Thomas Garner

Thomas Garner

One of the leading English Gothic church architects
Country: Great Britain

Biography of Thomas Garner

Thomas Garner was born in 1839 and was one of the leading English Gothic church architects of the Victorian era. He is often associated with his nearly thirty-year creative partnership with George Frederick Bodley. Garner was born on Vasperthon Hill Farm in Warwickshire and grew up in a simple rural environment that had little to inspire him. However, he had a natural affinity for architecture, which was strengthened over the years.

As a youth, Garner spent his time in London, where his interest in architecture only grew. At the age of seventeen, he began studying under architect Gilbert Scott, where he met George Frederick Bodley, who was already starting his career as an independent architect. A warm and sincere friendship developed between the two young men.

After returning to Warwickshire, Garner completed several works as a student and follower of Gilbert Scott. For example, he was involved in the repair and restoration of the old chapel at Leicester Hospital. On October 6, 1866, Thomas married Rose Emily Smith. Two years later, he returned to London to join his friend Bodley. They formed a partnership and worked together in an office they rented.

Their collaboration was highly productive, with each partner contributing their own ideas and moods, resulting in stunning designs. During this period, they built St. John's Church in Liverpool, the Church of the Holy Angels in Staffordshire, the Cathedral in Hobart, Tasmania, and the Church of St. Augustine. Alongside the construction of churches and cathedrals, they also built university buildings for Oxford and Cambridge. They even received orders for private offices. The volume of work eventually led them to work on separate projects.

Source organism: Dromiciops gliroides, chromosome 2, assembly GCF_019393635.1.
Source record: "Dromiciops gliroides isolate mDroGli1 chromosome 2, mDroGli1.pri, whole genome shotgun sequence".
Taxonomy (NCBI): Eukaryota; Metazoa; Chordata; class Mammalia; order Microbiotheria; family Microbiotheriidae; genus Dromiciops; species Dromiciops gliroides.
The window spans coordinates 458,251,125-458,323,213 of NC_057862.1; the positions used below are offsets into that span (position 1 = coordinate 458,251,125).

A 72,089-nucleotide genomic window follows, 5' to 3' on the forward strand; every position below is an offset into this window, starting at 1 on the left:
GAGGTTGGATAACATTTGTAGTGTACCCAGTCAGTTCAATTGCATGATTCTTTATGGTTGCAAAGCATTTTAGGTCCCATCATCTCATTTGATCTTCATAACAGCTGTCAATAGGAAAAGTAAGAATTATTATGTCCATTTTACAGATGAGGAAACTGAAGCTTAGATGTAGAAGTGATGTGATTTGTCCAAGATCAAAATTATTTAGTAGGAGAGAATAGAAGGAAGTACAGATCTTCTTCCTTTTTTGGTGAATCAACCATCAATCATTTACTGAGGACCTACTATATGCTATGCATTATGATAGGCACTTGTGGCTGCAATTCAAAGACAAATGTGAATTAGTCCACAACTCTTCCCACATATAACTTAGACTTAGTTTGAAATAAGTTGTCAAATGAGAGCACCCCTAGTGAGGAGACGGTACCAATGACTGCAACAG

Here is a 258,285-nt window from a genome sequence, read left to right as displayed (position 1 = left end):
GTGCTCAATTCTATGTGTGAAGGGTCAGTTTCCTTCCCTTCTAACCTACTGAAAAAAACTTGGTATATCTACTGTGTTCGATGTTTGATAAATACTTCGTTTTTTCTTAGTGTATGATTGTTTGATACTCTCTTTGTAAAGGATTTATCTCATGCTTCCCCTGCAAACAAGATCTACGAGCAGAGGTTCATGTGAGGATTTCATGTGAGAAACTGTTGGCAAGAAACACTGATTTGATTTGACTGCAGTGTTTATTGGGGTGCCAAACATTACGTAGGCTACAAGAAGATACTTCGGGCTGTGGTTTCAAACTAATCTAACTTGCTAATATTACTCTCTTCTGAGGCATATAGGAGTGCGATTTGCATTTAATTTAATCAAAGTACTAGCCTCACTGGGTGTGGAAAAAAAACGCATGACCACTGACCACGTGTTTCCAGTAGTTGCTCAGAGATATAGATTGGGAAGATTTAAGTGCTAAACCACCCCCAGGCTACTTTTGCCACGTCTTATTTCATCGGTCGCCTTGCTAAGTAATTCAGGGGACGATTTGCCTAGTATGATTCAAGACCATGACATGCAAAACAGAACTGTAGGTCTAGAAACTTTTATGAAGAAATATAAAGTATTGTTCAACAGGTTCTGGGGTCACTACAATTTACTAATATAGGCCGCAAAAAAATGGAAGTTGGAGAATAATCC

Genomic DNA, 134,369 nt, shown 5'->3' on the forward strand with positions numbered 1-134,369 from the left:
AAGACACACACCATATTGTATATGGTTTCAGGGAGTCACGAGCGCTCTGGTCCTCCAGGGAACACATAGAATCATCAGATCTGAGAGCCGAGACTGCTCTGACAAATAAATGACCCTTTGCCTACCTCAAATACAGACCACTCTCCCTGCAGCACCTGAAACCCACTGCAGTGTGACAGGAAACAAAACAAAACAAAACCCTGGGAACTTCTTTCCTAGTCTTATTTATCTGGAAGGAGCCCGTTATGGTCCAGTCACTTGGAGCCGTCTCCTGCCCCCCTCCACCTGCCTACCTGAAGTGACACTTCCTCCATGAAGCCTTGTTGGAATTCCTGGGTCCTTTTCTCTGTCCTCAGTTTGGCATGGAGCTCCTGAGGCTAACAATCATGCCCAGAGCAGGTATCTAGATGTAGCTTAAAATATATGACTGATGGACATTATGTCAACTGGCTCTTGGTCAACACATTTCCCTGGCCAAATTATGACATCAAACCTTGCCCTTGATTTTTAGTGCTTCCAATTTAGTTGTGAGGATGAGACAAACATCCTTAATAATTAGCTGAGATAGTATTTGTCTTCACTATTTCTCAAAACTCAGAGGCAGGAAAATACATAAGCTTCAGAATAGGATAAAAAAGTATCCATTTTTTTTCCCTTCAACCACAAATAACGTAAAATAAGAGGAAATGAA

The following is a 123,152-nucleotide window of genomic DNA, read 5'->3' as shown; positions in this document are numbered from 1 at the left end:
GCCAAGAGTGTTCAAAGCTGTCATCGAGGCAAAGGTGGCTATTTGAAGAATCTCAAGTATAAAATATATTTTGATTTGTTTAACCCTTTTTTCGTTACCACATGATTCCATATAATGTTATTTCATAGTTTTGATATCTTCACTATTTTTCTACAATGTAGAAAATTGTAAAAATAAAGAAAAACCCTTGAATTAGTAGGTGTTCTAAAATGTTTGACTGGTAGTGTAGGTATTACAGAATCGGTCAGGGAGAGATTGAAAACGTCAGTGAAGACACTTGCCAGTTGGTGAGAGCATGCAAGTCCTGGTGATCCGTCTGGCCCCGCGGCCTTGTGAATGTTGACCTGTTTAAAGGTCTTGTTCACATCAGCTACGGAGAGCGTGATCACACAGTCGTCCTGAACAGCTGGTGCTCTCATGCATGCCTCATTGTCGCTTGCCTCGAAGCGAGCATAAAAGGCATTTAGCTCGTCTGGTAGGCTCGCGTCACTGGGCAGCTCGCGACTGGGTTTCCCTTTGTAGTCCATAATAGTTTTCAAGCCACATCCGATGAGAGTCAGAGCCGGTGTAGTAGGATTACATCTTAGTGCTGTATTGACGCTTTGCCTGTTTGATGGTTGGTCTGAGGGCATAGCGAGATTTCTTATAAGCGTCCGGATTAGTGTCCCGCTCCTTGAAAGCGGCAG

Garner independently designed the Tower of the Church of Christ, the Entrance Gate on High Street at Magdalen College, and other notable structures. He had a preference for designing spiritual buildings and created the famous altar at St. Paul's Cathedral, as well as several other monuments. In 1889, he developed the Gothic design for the organ at the Holy Trinity Church. After the dissolution of their partnership, Garner worked on projects for manors, chapels, and hotels. His final work was the singing abbey at Downside, near Bath, Somerset.

In his later years, Garner spent his time at his estate in Fritwell, his hometown. He passed away on April 30, 1906, but his legacy is still admired and celebrated today.

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